Hugh Creasy column for January 2021
The howling winds of January will die away, the rivers will subside and the sun will shine.
That awful dread of wasted days whilst staring wistfully at scudding clouds and pouring rain will once again be replaced by lightness of heart and hope as once more the sun shines.
The road to the river will be a joyful journey and the trout await, fat with the fruitfulness of nature’s bounty.
That bounty will largely consist of terrestrial insects blown to the water by the gales we have heartily cursed.
The height of summer brings beetles to maturity and their flights set the evenings abuzz as they search for mates.
Brown beetles hatch from the ground, full of the rootlets of meadow grasses they have destroyed.
But these destructive pests have not finished.
As adults they attack fruit trees both fruit and leaves.
Their only redeeming feature is that they make good trout food, and when the moon is up they fall on the water in vast numbers.
If you are fishing near a patch of manuka, then the green beetle adds to the feast, followed by scarab beetles and wood borers, all members of the coleoptera family.
The largest of them is the huhu, reaching about 5cm in length, and they bore into dead wood before emerging to fly at night.
Their size makes them quite scary and they are quite capable of giving a good nip if carelessly handled.
All these creatures can be imitated, and night fishing with their imitations can be both rewarding and frustrating.
Brown beetles hatch and fly in such vast numbers that your puny imitation, no matter how well tied, is only one in a floating feast.
On some of the small streams around Wellington I found it easiest to fish in the early morning, just before sunrise.
Visibility is good, the wind has died down and you can fish with a long leader.
Presentation does not have to be perfect.
The plop of a fly on the water can attract fish, even those that have been feeding through most of the night.
I have caught fish so stuffed with beetles that their stomachs have become greatly distended and crushed beetles can be seen through their opened mouths, yet still they rise for more.
Of course, all the principles of dry fly fishing have to followed.
Try and cast to visible fish and drop the fly a few centimetres to the side, so your leader doesn’t cross the fish.
When the fish takes the fly, give it time to get a good grip before striking, and don’t strike too forcefully.
Sometimes adrenalin takes over and the jerky lift of the rod takes the fly out of the fish’s mouth.
Spin fishers using a bubble float and fly can drop a fly into places fly fishers cannot, and where it is legal live baiters using small hooks can cast beetles into fast water.
The hard wing cases of beetles hold well when pierced with a hook.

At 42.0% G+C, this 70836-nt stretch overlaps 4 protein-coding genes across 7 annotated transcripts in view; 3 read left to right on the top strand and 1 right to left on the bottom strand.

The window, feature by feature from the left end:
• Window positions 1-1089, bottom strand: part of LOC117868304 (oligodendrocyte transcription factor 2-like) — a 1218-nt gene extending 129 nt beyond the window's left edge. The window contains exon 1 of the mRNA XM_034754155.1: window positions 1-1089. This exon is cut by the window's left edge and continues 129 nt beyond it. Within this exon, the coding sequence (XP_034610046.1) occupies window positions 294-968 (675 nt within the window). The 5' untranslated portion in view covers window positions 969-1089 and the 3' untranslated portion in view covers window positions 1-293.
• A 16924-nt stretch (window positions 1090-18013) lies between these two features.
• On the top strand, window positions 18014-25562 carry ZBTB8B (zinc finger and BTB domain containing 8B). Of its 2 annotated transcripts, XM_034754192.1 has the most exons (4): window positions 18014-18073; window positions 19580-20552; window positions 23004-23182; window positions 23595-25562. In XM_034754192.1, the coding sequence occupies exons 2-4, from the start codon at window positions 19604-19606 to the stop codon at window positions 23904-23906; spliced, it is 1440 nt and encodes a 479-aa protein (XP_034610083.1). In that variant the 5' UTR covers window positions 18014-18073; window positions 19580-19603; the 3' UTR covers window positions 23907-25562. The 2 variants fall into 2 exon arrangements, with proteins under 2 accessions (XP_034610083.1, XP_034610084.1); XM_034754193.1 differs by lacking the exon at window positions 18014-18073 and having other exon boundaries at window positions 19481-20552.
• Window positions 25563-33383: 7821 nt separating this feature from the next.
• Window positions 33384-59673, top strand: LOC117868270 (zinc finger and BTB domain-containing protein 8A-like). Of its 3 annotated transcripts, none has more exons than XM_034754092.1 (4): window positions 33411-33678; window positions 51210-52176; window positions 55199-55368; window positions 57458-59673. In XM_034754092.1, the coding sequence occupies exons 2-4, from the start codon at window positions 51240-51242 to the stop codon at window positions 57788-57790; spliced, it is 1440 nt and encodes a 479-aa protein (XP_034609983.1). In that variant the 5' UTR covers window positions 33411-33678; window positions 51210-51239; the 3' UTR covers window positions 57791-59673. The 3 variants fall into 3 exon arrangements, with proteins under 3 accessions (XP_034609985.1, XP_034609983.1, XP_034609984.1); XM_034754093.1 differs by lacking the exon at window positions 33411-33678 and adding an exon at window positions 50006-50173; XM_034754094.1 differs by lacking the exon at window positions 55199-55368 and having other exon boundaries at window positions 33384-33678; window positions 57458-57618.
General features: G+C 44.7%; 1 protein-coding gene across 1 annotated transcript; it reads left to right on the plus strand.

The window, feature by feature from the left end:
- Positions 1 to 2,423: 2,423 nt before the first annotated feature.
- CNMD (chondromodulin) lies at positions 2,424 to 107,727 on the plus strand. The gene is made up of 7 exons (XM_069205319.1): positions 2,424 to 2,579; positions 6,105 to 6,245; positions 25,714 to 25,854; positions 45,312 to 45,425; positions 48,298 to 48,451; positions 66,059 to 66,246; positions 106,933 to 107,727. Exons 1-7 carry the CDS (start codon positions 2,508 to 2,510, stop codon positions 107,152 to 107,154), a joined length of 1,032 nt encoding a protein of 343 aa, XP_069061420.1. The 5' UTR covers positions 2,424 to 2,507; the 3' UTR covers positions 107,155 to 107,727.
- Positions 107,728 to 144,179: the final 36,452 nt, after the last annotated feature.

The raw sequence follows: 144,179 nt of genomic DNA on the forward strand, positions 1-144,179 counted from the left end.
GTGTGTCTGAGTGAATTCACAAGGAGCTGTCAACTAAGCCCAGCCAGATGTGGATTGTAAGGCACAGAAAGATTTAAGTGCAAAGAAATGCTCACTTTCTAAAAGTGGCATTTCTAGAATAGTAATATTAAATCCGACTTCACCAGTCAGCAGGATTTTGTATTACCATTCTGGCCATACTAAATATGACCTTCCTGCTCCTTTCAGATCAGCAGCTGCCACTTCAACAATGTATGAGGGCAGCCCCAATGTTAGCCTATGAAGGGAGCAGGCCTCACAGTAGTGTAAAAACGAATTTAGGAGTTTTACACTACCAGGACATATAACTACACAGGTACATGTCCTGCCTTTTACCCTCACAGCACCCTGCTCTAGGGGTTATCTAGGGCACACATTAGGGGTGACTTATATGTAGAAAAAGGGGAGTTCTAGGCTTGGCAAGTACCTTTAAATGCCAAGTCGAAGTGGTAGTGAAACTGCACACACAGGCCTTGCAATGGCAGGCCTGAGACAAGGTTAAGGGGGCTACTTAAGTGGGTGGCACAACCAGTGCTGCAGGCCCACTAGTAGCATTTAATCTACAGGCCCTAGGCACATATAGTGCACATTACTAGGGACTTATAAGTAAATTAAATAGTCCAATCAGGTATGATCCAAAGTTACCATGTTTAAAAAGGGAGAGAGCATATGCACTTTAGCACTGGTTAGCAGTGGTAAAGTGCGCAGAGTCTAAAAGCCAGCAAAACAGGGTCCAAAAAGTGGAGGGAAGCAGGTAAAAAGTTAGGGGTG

Willow grubs will be drifting on the breeze.
Watch out for their filaments drifting off the riverside willows.
They are members of the hymenoptera family that includes wasps, ants and bees.
These tiny grubs seem to leave their galls in the heat of the day, when trout have digested their overnight feasts and are ready for another course, so small that they do not seem to be worth the energy of their pursuit.
But trout seem to find them irresistible.
At first, the observer will see fish rising under the willows, and at first glance there are no visible insects.
It takes good eyesight to see the tiny yellow-green grubs on the water.
The are only a few millimetres long and float in the surface tension.
Trout sip them up, rising and falling on the take.
It takes light tackle to present a fly so small in near-still water.
Many years ago I was searching for the right coloured material to tie on a #16 hook to imitate the grubs I saw on the water, and the only coloured material that came near it was from a plastic bread wrapper, that I cut into thin strips.
It worked and for a few years, each summer I would buy a loaf of bread to get the right coloured wrapping.
It was only a small section of the wrapper and I would use it all in one season.
Then they changed the wrapper.
Floss silk was a poor imitation but these days there is a proliferation of materials that will do the job, most of them products of the oil industry.
I use them with a pang of guilt assuaged by their success.
High summer brings out the blowflies, those lovely big bluebottles, denizens of the dung left in the paddocks by cattle and sheep.
Plenty of them fall on the water, specially when chillier evenings make them dozey.
But still, it’s the old mainstays that take the most fish – mayflies and caddis that rise in the evenings and at consistent times during the day.
When all seems quiet on the river and there are no rises to be seen, a pheasant tail nymph sunk deep in fast water or a weighted hare and copper will pull a fish from the deep when nothing else will cause a stir.
For a hundred years or more they’ve been doing the job and for a hundred more they ever will.
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